Tim Suddard
Tim Suddard Publisher
4/12/07 7:20 a.m.

Our car is now painted, and back home where assembly can begin.

Tom Prescott with his helper Casey did all the mud work (an affectionate name for filling and sanding the body for straightness), then final blocking. The entire process went something like this: The entire car was stripped; first with 80 grit to get it bare metal. The underside was sandblasted in our back yard. Then it was primed with PPG DP40 epoxy primer. The key is to use a primer that contains zinc and to prime right after you sand to bare metal. We are not chemists, but are told that the zinc acts as a sacrificial metal and the rust attacks it rather than the steel of the car.

Next, all the hammer and dolly work is done. We went over any obvious rough places, like the right rear quarter that had been damaged. Then Tom and Casey went over the whole car again as needed. You can't leave any bare metal showing at this stage and any scratches need to be again primed with DP40.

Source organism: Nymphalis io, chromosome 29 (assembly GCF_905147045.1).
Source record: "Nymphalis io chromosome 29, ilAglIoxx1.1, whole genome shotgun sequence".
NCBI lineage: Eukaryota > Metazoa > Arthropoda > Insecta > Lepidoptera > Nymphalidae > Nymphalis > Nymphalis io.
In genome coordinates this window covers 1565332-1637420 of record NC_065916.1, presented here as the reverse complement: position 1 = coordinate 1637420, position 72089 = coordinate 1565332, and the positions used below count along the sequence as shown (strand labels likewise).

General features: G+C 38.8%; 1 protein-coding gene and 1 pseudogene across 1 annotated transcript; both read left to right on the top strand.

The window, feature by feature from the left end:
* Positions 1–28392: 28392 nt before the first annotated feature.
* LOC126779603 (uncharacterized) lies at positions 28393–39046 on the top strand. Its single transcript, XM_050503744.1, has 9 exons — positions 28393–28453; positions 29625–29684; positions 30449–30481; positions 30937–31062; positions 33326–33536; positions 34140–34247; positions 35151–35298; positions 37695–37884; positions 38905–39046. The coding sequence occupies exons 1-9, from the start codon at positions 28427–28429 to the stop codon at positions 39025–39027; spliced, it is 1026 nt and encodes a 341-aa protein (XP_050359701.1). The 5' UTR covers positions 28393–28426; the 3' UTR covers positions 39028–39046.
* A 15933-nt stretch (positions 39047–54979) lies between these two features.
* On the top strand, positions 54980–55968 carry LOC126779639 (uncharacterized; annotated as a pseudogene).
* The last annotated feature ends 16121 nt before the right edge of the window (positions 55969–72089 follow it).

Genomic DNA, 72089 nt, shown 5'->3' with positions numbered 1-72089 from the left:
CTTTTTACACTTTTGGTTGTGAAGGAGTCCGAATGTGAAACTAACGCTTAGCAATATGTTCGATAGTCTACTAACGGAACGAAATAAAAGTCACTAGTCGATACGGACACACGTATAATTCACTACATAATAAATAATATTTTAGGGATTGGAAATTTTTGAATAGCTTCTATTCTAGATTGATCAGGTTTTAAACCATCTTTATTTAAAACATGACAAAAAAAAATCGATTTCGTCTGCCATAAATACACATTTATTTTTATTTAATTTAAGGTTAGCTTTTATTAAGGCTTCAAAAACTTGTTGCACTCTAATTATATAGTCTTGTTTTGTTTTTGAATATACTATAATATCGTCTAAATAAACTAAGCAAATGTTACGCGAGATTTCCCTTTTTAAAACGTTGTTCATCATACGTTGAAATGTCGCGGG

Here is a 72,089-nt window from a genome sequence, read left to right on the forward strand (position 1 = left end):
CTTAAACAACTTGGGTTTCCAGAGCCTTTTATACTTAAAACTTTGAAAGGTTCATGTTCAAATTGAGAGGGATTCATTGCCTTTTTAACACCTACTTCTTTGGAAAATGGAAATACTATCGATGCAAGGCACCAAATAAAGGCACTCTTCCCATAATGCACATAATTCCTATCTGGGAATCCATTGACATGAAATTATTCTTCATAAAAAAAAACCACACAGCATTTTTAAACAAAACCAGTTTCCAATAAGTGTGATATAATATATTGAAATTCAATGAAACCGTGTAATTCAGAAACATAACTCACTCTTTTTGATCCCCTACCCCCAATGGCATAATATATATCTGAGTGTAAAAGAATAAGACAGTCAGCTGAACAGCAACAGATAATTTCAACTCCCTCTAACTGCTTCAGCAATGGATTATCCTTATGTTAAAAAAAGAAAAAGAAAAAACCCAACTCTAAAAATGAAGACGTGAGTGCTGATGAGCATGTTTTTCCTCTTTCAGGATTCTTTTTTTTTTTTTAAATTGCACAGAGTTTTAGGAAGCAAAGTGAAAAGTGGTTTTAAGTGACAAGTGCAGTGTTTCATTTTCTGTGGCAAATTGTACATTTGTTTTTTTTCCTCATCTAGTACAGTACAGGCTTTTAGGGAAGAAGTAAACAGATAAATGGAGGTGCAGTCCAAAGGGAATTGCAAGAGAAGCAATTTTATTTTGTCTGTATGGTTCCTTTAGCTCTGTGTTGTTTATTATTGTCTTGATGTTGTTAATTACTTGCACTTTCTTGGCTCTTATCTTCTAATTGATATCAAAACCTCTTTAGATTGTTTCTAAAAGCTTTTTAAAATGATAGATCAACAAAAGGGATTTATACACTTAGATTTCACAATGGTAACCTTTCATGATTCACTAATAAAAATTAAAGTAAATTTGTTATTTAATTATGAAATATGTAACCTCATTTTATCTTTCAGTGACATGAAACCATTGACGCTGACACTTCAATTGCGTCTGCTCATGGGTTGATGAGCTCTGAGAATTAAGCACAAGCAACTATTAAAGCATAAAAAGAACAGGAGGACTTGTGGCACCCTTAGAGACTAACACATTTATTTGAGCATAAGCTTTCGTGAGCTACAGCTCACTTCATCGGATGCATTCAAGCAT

Then the whole car was primed with "high-fill" grey primer. After that the entire car is block sanded with 180 grit paper. The car is primed with "high-fill" grey primer again and the car is blocked with 320 and then with 500 grit paper.

From there the car is sealed and then sprayed with four base coats of code 58 Midnight blue PPG base coat/clear coat paint. The color was computer matched perfectly with an original blue piece that we found in the trunk, where the sun couldn't fade the color. Two to three layers of clear coat were applied and then all external surfaces were buffed.

We estimate 300-400 hours of stripping and metal work and the team from The Body Werks had 250 man hours in the paint and prep work. Yes, we have some 600 hours invested in this project, just to get the bare shell painted. That's why concours quality paint jobs cost upwards of $10,000.

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